New NYU Stern Research Proposes a New Method to Set LIBOR Rates That Could Significantly Reduce the Effect of LIBOR Manipulation
The manipulation of LIBOR is in the news as the rate-fixing scandal widens to other markets, following the British court settlement with the Royal Bank of Scotland, and reignites the need to reform LIBOR.
In a new research paper, Professor Marti Subrahmanyam at NYU Stern School of Business and Professors Alexander Eisl and Rainer Jankowitsch at Vienna University of Economics and Business find that an alternative rate-setting process that uses the median of the LIBOR window could significantly reduce the effect of LIBOR manipulation. Their findings also demonstrate that the alternative proposed by the Wheatley Review – to use the mean of the LIBOR window or a random draw from within the window – in fact, exacerbates the problems of LIBOR manipulation.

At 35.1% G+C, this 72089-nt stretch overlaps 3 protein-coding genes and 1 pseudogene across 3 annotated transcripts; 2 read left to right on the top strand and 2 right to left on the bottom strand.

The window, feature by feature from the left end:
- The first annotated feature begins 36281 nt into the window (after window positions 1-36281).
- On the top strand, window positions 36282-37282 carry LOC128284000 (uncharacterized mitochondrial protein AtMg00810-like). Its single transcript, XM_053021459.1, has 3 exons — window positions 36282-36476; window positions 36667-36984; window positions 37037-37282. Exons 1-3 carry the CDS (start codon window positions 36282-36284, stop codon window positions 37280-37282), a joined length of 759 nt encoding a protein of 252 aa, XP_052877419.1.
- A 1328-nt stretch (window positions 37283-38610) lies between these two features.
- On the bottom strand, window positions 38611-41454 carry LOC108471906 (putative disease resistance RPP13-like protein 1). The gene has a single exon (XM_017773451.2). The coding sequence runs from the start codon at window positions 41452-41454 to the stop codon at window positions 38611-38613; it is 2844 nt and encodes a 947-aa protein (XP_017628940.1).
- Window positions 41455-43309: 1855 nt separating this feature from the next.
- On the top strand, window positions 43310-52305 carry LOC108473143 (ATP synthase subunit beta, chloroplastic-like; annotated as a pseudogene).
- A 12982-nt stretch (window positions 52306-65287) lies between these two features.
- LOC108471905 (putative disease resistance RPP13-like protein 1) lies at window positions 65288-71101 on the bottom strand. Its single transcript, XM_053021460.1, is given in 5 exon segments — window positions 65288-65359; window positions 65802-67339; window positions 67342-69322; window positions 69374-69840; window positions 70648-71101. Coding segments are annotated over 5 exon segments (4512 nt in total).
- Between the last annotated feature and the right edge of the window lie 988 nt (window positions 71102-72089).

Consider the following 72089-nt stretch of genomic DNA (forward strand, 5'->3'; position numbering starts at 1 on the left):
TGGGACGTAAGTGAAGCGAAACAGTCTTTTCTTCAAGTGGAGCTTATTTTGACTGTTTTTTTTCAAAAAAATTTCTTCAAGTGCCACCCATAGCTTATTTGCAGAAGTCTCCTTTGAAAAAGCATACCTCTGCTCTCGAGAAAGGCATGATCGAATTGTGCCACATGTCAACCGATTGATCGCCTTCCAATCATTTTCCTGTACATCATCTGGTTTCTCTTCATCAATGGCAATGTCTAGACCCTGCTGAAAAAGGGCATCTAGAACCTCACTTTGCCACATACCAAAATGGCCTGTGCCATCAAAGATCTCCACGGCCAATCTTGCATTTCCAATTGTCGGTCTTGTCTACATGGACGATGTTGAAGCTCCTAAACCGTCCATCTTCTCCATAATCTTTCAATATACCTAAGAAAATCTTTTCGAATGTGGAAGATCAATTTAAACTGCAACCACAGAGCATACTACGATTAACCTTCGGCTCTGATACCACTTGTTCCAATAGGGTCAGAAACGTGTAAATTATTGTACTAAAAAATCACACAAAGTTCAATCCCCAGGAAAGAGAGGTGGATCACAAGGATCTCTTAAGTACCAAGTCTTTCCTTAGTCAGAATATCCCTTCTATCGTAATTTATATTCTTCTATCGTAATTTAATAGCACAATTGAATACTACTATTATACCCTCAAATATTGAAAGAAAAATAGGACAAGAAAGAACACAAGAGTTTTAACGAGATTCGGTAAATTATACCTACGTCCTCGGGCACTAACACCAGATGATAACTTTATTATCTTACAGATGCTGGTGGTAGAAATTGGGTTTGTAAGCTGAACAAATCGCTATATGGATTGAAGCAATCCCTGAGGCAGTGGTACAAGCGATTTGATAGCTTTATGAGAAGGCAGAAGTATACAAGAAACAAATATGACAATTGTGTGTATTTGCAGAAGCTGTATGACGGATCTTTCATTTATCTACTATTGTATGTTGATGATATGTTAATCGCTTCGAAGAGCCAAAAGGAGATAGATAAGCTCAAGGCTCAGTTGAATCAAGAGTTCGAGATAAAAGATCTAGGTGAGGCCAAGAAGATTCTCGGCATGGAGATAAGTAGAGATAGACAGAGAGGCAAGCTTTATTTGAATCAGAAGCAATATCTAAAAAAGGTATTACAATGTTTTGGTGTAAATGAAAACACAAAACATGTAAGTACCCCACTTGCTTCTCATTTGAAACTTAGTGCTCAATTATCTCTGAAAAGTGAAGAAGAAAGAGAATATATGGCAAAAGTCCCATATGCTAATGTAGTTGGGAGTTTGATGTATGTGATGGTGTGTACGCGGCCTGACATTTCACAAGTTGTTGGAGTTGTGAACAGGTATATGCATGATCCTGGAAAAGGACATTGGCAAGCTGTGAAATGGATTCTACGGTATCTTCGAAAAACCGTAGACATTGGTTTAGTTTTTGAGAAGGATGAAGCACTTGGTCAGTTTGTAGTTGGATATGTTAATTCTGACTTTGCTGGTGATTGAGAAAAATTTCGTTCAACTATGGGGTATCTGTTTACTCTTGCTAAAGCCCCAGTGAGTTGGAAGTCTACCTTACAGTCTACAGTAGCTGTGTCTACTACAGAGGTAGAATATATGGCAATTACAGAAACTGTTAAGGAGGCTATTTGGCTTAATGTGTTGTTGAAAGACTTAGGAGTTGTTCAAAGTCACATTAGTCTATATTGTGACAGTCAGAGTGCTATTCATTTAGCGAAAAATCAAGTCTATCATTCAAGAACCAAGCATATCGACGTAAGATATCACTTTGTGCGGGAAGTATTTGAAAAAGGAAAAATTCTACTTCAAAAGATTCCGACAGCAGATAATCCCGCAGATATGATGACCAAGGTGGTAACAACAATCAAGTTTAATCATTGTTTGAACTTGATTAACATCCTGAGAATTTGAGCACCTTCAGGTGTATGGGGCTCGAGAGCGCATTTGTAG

The paper also:
• Quantifies the present rate-setting process and compares it to several alternative rate-setting procedures
• Sheds light on the underlying manipulation incentives by quantifying their potential effects on the final rate set (“the fixing”)
• Shows the possibility for collusion between several market participants
To read the full paper, titled, “Are Interest Rate Fixings Fixed? An Analysis of Libor and Euribor,” visit: http://papers.ssrn.com/sol3/papers.cfm?abstract_id=2201013